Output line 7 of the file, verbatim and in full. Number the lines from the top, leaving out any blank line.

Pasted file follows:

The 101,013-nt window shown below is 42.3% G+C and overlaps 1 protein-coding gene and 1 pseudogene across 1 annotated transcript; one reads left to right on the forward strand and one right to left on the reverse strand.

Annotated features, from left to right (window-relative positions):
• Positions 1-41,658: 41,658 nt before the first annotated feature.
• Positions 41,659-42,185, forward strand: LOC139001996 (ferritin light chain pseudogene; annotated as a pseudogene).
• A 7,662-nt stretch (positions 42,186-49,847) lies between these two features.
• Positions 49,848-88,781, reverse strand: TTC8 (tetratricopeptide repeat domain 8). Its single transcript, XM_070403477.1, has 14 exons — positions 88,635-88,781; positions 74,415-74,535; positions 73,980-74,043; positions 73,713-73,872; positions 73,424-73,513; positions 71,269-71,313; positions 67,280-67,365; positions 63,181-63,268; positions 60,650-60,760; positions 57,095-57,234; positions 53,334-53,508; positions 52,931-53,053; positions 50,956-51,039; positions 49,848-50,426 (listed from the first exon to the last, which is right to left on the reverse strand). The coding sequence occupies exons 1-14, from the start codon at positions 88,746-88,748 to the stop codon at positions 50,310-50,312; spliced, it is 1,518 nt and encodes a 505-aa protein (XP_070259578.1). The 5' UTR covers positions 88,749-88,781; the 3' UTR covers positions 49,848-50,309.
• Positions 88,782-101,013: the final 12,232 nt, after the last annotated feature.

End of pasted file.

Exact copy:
• Positions 88,782-101,013: the final 12,232 nt, after the last annotated feature.